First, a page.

General Character. The people of these counties are remarkable for moral and inoffensive manners: there does not exist a country, which embraces an equal extent, in which fewer crimes are committed. Murder is almost unknown; but two instances of murder are recollected, and so of every other crime. They are very kind and hospitable to strangers, and of all people they are the least suspicious. Their females are very domestic, particularly the married ladies. The young ladies, however, are very affected-I mean the fashiona7

cents it wi nego Fina

set a

Fu The:



grass. of g

on the

the t and

with from some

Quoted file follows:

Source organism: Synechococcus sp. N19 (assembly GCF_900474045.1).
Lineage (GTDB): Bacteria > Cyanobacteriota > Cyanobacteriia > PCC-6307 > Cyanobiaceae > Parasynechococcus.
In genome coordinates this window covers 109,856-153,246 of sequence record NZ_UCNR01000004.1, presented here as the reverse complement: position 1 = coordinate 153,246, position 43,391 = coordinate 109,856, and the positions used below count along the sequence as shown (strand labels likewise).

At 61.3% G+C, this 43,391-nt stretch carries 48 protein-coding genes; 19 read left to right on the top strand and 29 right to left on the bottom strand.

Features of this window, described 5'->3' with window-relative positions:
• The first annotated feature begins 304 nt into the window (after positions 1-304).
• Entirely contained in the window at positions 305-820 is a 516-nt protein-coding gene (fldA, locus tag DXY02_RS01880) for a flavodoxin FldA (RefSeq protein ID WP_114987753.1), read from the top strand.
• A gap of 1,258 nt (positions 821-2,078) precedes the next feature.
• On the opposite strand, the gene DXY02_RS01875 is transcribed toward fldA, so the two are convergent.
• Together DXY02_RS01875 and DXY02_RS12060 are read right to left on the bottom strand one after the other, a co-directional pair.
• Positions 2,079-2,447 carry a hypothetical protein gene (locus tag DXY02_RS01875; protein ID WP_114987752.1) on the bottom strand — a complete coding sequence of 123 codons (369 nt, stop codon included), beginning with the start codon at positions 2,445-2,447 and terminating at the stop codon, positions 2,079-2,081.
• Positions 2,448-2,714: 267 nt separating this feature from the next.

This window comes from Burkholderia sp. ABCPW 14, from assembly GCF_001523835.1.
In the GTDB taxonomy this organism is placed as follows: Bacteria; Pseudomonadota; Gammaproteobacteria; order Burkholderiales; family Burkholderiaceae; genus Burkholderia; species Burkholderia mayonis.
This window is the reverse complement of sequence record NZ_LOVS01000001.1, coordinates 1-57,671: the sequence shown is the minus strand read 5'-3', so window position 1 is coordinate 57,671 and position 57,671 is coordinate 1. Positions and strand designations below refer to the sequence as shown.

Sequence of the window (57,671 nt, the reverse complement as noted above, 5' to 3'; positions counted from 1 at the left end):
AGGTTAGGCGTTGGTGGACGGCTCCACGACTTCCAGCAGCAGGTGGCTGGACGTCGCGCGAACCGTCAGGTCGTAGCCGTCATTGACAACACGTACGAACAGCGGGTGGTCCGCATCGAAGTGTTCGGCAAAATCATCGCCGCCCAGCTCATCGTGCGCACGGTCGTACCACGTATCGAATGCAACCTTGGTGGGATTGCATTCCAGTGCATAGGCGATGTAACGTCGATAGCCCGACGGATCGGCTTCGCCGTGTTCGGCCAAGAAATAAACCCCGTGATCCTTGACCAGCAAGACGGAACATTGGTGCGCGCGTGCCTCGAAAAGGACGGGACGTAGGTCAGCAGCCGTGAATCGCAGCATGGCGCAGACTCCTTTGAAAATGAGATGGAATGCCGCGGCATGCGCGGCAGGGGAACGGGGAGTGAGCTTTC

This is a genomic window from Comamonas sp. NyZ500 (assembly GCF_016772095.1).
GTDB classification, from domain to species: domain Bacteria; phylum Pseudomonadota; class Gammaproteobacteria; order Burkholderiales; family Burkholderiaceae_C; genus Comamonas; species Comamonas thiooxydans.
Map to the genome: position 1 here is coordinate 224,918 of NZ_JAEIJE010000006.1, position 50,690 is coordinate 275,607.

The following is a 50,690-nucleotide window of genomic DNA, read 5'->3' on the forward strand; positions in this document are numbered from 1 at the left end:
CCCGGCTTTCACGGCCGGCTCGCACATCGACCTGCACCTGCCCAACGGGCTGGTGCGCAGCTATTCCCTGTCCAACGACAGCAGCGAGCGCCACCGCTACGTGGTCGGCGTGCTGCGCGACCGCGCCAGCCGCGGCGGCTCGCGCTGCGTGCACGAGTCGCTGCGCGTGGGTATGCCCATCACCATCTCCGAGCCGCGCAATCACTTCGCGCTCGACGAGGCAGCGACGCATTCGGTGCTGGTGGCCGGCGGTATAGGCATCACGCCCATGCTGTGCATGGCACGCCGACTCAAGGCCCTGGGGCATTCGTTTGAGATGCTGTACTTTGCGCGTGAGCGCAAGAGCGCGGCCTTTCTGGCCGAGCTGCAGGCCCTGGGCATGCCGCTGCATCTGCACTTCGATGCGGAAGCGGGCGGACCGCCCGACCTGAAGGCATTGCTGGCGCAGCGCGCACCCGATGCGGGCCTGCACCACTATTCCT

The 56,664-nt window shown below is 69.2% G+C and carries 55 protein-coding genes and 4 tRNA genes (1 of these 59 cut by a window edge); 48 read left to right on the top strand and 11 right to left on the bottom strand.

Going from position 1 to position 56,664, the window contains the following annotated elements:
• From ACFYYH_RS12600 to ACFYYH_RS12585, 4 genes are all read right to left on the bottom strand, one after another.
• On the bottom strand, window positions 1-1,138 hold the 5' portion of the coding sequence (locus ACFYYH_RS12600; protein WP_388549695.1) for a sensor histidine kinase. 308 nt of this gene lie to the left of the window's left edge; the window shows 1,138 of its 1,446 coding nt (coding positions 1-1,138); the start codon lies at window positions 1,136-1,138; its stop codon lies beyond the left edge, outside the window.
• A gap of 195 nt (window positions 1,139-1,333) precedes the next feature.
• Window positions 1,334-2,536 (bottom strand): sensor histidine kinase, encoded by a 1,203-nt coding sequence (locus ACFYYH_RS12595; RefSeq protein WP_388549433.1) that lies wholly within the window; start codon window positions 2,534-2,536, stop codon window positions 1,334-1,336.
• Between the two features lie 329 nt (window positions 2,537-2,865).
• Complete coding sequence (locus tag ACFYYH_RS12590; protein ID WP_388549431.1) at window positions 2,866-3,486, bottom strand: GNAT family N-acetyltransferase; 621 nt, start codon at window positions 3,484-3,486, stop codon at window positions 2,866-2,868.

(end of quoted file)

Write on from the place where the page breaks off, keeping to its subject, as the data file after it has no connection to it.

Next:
ble ones. Some of the old men, and a few of the young ones, (if I am not mistaken,) love to drink whiskey; this to be sure is a growing evil, and a very serious one.The following anecdote may serve to illustrate the character of these people.-" Three gentlemen from East Virginia, travelling to the springs, missed their way and were lost in the mountains. The name of a mountain, which neither had ever seen, made the hair rise on their heads; but to be lost on one was dreadful. After rid. ing a few miles, they heard the sound of an axe. They gedo therefore made up to the sound, and soon discovered the wood-cutter to be a white man, which they had expected to find black. They told him their business and their misfortune, and asked the favour of him to give the necessary directions for regaining the road. He looked at them for a minute, and laying down his axe, without speaking a word, beckoned them to follow him. His readiness in quitting his work without a stipulated re ward, alarmed them very much, for now they are to be robbed undoubtedly-cach one concluding that he could intend no other than to betray them. They thanked him, and said they would not trouble him so far-they would take directions. He insisted, and set off cheerfully as was natural to expect, he walked before, which gave to their fears considerable relief, as they would have the better opportunity of defending themselves, in case of an attack from robbers, which they expected to see jump out of the bushes every moment. They were well armed, each having a brace of pistols, besides a dirk. They drew out their pistols, primed them afresh, examined the flints, and awaited their fate-when at length they found themselves safe in the road! But what was their astonishment, when, upon offering him a dollar, he refused it with disdain. Thus were these sous of courage put to the blush for their mean suspicion, by this generous mountaineer. This trait may be applied to the whole community: you could not offer them a greater insult than to attempt to reward them for any trifling service. These men related this anecdote to me, and added, that nothing surprised them more than his refusing their bounty that had they offered fifty